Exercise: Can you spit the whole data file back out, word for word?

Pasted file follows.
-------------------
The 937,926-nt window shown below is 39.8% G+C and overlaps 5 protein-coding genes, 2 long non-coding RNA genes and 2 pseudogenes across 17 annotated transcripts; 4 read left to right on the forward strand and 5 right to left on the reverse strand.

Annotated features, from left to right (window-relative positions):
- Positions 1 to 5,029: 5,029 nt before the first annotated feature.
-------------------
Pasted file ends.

The 937,926-nt window shown below is 39.8% G+C and overlaps 5 protein-coding genes, 2 long non-coding RNA genes and 2 pseudogenes across 17 annotated transcripts; 4 read left to right on the forward strand and 5 right to left on the reverse strand.

Annotated features, from left to right (window-relative positions):
- Positions 1 to 5,029: 5,029 nt before the first annotated feature.